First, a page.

For some parents, vaccines are no longer a natural part of pediatric care. For some, their rejection of life-saving medical innovations reflects a broader post-war cultural phenomenon according to historian Elena Conis, of “antipathy toward big industries; ambivalence toward modern medicine, doctors, and the health care system; and rejection of longstanding institutions of cultural authority.”
For others, the act of refusing vaccines and placing others at risk is no less than an expression of their identity, a twisted manifestation of “rugged individualism,” the term widely used by Herbert Hoover.
However, the overwhelming number of vaccine-hesitant parents are themselves victims of a massive anti-vaccine misinformation campaign launched on more than 400 websites, and amplified through social media, political action committees and organized rallies.
Perhaps vaccine debates continue, in part, due to the fact that many young parents simply don’t know anyone who has suffered the ravaging effects of a vaccine-preventable disease such as polio.
In a way, vaccines have become victims of their own success.
But the costs are too great to allow for irrational fear of vaccines to outweigh the real consequences of catching a disease such as Covid-19, which is claiming lives, and causing unprecedented changes in society. Tragically, the anti-vaccine movement has expanded from one making phony claims linking vaccines to autism, to one tied to extremist groups who see social distancing as a form of conspiracy or government plots.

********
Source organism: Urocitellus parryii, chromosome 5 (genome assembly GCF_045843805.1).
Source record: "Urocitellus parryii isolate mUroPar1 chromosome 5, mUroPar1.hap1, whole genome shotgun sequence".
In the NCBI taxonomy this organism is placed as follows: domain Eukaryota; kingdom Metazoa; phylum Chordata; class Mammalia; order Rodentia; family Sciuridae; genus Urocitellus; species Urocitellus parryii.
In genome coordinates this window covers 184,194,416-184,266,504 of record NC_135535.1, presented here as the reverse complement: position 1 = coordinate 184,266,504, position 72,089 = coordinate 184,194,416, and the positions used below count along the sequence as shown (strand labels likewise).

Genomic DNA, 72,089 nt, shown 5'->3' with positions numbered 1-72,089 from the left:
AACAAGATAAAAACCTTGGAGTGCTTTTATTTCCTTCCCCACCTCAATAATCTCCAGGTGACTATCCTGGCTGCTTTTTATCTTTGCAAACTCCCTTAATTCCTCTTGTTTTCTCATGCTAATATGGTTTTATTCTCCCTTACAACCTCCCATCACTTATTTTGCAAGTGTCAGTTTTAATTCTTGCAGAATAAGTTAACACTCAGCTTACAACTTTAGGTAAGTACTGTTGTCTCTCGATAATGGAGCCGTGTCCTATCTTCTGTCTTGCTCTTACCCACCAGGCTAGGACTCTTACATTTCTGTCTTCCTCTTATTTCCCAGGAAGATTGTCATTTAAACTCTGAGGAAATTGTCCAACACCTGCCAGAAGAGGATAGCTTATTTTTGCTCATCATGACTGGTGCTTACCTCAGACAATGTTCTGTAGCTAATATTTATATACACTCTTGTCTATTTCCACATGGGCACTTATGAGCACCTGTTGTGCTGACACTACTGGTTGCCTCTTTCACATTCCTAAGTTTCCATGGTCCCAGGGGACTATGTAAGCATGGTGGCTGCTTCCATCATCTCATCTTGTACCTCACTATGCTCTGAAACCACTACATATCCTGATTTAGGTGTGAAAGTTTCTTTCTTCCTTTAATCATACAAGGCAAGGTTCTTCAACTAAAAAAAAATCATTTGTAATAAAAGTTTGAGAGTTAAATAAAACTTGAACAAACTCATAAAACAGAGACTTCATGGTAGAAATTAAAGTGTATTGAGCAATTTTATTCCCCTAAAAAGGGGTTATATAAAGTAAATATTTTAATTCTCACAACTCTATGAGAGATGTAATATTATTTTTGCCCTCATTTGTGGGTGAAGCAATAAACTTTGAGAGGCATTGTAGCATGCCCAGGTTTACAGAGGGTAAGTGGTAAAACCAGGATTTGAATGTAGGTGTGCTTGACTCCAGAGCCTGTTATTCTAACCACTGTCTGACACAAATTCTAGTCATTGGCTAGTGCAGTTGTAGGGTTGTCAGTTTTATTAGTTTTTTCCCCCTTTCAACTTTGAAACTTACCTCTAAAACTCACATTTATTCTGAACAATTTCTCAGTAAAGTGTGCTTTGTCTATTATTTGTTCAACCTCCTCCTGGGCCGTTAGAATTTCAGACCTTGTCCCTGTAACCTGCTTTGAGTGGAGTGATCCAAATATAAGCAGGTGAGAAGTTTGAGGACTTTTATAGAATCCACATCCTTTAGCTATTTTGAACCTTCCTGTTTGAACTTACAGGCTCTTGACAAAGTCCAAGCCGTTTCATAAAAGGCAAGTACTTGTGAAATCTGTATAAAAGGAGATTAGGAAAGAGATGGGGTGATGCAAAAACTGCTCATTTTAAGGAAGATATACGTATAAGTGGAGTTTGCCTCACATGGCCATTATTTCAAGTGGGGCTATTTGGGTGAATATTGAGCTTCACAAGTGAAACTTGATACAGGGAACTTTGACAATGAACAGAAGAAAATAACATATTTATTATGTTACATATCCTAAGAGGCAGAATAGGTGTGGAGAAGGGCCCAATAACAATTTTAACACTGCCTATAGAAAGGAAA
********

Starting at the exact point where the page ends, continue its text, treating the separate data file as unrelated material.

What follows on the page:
When the bias against science spreads to the sphere of public health, it has a dangerous effect, particularly in times of crisis.
This is compounded by another devastating consequence of the Covid-19 pandemic: the very real possibility of further increased rates of vaccine-preventable diseases. This is a real threat in cities facing the largest Covid-19 outbreaks, which are seeing a decrease in vaccination rates given parents’ fear of taking their children to hospitals and clinics. On a global level, WHO recently announced that 80 million babies, many in vulnerable countries, are not getting lifesaving routine vaccinations in light of the pandemic.
With staggering statistics like this, it is more important now than ever before that we rely on science, facts and research. The lives and livelihood of millions of children, not just vulnerable adults, are at stake.
We hope that when we have a safe and proven vaccine against coronavirus, this pernicious thinking will be resisted as vaccination protects us all against disease. For the good of every generation, and every nation, the choice to embrace a future coronavirus vaccine – and vaccines in general – is a simple one.